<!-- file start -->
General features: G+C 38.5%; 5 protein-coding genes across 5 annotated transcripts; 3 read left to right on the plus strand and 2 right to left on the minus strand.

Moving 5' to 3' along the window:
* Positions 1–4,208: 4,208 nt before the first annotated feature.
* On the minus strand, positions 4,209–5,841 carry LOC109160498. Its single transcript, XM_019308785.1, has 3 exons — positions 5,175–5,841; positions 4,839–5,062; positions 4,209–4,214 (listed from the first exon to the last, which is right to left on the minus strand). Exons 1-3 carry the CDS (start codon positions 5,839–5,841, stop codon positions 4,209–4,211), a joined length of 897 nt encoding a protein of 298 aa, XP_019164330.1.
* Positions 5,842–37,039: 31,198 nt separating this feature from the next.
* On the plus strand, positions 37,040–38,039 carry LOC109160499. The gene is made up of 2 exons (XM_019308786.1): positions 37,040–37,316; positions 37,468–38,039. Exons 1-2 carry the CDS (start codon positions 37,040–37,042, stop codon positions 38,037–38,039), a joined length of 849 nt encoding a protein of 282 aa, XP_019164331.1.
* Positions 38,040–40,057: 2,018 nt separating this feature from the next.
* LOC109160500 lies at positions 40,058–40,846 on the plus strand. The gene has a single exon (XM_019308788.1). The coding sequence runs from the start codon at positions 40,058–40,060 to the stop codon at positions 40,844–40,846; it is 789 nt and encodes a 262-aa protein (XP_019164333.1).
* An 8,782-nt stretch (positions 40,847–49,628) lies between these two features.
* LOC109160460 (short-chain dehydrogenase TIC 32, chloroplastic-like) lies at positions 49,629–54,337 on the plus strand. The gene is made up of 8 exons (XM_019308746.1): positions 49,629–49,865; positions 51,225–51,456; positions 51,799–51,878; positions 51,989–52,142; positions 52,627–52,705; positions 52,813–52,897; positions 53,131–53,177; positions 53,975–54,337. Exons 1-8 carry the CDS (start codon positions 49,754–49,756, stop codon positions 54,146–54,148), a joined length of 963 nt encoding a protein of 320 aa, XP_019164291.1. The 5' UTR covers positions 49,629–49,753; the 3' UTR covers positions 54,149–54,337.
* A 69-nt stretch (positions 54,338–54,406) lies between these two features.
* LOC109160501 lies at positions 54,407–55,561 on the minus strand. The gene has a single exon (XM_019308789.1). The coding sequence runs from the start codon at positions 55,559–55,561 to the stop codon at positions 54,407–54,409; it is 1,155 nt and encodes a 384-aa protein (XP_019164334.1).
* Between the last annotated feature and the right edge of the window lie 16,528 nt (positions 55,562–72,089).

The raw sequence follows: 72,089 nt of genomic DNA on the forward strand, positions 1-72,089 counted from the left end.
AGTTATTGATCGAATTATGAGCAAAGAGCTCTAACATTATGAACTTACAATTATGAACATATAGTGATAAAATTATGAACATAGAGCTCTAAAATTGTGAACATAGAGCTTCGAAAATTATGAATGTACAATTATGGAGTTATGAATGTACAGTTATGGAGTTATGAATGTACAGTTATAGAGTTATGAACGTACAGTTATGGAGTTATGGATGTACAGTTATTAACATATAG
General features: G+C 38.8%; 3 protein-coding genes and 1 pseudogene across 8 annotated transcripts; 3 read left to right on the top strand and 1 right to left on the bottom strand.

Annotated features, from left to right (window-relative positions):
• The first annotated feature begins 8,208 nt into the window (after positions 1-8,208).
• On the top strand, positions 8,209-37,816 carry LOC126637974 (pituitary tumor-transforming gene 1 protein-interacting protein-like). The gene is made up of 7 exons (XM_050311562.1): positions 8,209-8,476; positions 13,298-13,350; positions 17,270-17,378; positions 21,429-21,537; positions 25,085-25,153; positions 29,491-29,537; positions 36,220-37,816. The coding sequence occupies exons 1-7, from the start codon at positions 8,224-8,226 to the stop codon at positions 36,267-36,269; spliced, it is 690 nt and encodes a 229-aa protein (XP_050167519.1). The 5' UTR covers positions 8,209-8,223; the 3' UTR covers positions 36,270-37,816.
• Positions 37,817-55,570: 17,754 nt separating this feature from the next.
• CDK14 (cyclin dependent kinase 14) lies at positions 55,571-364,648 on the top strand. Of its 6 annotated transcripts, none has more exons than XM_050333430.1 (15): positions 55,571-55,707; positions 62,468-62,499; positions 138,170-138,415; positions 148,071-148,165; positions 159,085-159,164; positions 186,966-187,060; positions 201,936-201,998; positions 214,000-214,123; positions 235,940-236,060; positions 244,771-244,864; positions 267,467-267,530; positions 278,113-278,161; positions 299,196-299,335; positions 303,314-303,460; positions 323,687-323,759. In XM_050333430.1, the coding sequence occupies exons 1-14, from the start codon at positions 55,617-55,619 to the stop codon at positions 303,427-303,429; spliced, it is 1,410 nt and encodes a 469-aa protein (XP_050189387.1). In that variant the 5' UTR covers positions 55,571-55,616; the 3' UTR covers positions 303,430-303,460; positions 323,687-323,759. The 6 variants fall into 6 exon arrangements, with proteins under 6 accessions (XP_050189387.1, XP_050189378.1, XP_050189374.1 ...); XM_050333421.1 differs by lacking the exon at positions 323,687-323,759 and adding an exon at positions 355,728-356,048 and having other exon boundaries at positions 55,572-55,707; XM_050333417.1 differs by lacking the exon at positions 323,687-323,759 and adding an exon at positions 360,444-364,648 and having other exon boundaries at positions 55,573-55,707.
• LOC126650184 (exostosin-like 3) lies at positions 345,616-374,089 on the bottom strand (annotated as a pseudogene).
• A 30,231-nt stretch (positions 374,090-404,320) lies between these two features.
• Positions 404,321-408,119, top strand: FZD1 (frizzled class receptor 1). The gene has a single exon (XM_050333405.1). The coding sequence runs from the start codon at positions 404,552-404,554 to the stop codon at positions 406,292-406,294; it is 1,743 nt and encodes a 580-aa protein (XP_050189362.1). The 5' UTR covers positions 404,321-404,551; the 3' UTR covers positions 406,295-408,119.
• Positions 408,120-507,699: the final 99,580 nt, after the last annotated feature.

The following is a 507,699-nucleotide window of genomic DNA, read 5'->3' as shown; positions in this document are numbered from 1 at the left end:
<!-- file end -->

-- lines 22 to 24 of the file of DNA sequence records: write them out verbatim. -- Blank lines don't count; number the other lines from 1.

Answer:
• LOC126650184 (exostosin-like 3) lies at positions 345,616-374,089 on the bottom strand (annotated as a pseudogene).
• A 30,231-nt stretch (positions 374,090-404,320) lies between these two features.
• Positions 404,321-408,119, top strand: FZD1 (frizzled class receptor 1). The gene has a single exon (XM_050333405.1). The coding sequence runs from the start codon at positions 404,552-404,554 to the stop codon at positions 406,292-406,294; it is 1,743 nt and encodes a 580-aa protein (XP_050189362.1). The 5' UTR covers positions 404,321-404,551; the 3' UTR covers positions 406,295-408,119.